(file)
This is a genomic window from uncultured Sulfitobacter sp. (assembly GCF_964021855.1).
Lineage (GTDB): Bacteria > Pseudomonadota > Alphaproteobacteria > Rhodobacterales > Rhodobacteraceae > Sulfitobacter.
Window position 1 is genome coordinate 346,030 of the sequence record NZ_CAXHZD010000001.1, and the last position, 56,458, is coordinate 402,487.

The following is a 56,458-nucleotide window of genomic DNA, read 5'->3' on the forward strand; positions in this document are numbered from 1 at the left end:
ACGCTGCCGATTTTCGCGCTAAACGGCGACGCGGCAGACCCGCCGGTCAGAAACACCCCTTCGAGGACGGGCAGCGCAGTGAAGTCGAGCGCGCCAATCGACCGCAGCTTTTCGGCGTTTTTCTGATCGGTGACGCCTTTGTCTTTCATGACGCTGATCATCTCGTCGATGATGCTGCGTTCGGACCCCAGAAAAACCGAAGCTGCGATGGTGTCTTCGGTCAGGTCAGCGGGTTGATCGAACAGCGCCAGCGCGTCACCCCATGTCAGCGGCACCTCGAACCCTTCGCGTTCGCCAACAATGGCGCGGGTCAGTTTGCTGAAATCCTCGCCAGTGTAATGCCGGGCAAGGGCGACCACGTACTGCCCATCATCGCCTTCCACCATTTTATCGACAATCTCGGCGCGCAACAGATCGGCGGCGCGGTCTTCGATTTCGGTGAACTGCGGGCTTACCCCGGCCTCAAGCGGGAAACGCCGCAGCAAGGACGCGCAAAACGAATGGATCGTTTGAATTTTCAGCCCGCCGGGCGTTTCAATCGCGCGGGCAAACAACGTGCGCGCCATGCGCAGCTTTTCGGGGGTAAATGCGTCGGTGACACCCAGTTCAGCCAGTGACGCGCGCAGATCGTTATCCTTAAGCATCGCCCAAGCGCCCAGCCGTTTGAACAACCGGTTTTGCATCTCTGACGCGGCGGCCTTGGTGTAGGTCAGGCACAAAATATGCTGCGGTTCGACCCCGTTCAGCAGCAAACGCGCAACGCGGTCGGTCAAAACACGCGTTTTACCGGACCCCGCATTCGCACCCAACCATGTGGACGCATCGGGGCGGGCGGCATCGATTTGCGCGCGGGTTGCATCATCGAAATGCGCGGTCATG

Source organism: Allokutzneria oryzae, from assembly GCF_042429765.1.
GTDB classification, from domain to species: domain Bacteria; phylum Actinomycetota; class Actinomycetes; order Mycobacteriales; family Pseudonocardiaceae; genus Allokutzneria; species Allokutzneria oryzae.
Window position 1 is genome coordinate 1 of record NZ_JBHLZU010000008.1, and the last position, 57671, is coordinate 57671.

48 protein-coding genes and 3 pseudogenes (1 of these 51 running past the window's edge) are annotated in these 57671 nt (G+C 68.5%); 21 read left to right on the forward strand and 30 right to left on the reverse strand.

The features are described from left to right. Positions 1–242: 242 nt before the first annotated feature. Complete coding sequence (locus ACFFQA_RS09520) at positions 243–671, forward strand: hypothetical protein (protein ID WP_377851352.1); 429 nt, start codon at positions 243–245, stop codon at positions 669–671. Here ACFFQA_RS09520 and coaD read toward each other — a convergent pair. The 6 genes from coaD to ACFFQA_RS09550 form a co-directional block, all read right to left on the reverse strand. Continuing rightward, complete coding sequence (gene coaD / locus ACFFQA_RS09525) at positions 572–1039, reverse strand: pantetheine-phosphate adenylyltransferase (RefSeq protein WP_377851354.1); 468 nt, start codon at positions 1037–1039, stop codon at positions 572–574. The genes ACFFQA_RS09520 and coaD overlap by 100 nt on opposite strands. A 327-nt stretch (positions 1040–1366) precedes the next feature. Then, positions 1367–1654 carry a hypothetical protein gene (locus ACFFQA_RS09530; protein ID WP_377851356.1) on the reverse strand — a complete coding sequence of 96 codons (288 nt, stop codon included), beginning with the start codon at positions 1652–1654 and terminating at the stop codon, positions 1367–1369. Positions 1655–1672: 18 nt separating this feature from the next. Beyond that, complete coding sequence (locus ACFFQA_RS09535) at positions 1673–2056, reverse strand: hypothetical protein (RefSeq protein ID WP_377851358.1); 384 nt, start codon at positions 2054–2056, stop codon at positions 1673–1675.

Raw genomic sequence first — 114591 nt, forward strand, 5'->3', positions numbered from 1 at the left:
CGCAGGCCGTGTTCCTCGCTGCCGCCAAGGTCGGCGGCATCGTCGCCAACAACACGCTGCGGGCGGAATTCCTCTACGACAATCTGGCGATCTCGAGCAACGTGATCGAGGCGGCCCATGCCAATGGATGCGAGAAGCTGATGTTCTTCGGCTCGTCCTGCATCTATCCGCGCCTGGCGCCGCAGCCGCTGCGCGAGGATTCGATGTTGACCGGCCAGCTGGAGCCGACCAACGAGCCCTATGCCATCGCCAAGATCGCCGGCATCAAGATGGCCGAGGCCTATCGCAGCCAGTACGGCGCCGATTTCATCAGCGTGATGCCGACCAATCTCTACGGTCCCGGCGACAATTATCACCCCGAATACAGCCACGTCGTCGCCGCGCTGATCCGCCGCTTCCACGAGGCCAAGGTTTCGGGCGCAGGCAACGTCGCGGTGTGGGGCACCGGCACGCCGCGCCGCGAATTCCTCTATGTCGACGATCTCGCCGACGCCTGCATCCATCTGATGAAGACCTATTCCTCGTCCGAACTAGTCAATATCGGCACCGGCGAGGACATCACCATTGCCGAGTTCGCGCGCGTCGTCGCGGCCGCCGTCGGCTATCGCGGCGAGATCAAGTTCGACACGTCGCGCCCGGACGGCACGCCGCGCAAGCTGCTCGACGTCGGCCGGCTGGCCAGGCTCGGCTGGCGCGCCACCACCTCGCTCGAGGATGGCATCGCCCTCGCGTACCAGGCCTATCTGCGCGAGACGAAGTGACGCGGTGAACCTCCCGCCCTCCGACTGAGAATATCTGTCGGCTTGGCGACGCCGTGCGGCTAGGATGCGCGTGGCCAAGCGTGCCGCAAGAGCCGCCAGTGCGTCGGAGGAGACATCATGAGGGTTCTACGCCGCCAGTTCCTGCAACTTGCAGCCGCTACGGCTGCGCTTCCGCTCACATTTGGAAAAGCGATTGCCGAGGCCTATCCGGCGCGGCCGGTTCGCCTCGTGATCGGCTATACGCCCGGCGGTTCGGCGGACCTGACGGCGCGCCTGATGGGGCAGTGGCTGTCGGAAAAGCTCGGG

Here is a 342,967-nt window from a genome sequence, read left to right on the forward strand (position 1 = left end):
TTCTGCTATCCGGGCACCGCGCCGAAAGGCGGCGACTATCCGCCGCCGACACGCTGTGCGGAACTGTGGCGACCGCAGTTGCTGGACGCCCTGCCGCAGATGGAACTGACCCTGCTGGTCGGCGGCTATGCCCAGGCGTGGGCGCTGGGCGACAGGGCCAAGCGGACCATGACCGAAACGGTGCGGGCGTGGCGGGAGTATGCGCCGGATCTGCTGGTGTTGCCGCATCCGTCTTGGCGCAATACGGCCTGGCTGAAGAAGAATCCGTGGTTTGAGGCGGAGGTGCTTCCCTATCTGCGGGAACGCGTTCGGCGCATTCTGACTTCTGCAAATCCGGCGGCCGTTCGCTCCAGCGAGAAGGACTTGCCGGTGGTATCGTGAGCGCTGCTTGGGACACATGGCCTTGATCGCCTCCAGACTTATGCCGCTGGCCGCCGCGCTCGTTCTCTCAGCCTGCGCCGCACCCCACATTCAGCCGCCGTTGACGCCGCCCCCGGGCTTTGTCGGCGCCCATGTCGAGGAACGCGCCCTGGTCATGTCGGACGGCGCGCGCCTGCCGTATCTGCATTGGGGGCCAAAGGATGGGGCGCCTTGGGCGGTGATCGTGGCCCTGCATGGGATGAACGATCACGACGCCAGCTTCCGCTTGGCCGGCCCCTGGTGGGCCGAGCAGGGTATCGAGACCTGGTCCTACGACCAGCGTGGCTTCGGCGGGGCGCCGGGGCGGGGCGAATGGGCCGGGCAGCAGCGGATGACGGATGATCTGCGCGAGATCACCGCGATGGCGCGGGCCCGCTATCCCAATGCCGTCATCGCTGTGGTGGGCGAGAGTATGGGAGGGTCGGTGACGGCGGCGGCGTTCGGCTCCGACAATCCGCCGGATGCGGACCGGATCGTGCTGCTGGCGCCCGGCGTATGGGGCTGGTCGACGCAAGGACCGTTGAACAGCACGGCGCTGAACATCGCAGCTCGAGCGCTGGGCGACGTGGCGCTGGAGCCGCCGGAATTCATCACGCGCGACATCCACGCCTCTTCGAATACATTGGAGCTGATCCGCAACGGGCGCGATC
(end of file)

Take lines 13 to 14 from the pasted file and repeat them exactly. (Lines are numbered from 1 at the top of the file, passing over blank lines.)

Here is a 342,967-nt window from a genome sequence, read left to right on the forward strand (position 1 = left end):
TTCTGCTATCCGGGCACCGCGCCGAAAGGCGGCGACTATCCGCCGCCGACACGCTGTGCGGAACTGTGGCGACCGCAGTTGCTGGACGCCCTGCCGCAGATGGAACTGACCCTGCTGGTCGGCGGCTATGCCCAGGCGTGGGCGCTGGGCGACAGGGCCAAGCGGACCATGACCGAAACGGTGCGGGCGTGGCGGGAGTATGCGCCGGATCTGCTGGTGTTGCCGCATCCGTCTTGGCGCAATACGGCCTGGCTGAAGAAGAATCCGTGGTTTGAGGCGGAGGTGCTTCCCTATCTGCGGGAACGCGTTCGGCGCATTCTGACTTCTGCAAATCCGGCGGCCGTTCGCTCCAGCGAGAAGGACTTGCCGGTGGTATCGTGAGCGCTGCTTGGGACACATGGCCTTGATCGCCTCCAGACTTATGCCGCTGGCCGCCGCGCTCGTTCTCTCAGCCTGCGCCGCACCCCACATTCAGCCGCCGTTGACGCCGCCCCCGGGCTTTGTCGGCGCCCATGTCGAGGAACGCGCCCTGGTCATGTCGGACGGCGCGCGCCTGCCGTATCTGCATTGGGGGCCAAAGGATGGGGCGCCTTGGGCGGTGATCGTGGCCCTGCATGGGATGAACGATCACGACGCCAGCTTCCGCTTGGCCGGCCCCTGGTGGGCCGAGCAGGGTATCGAGACCTGGTCCTACGACCAGCGTGGCTTCGGCGGGGCGCCGGGGCGGGGCGAATGGGCCGGGCAGCAGCGGATGACGGATGATCTGCGCGAGATCACCGCGATGGCGCGGGCCCGCTATCCCAATGCCGTCATCGCTGTGGTGGGCGAGAGTATGGGAGGGTCGGTGACGGCGGCGGCGTTCGGCTCCGACAATCCGCCGGATGCGGACCGGATCGTGCTGCTGGCGCCCGGCGTATGGGGCTGGTCGACGCAAGGACCGTTGAACAGCACGGCGCTGAACATCGCAGCTCGAGCGCTGGGCGACGTGGCGCTGGAGCCGCCGGAATTCATCACGCGCGACATCCACGCCTCTTCGAATACATTGGAGCTGATCCGCAACGGGCGCGATC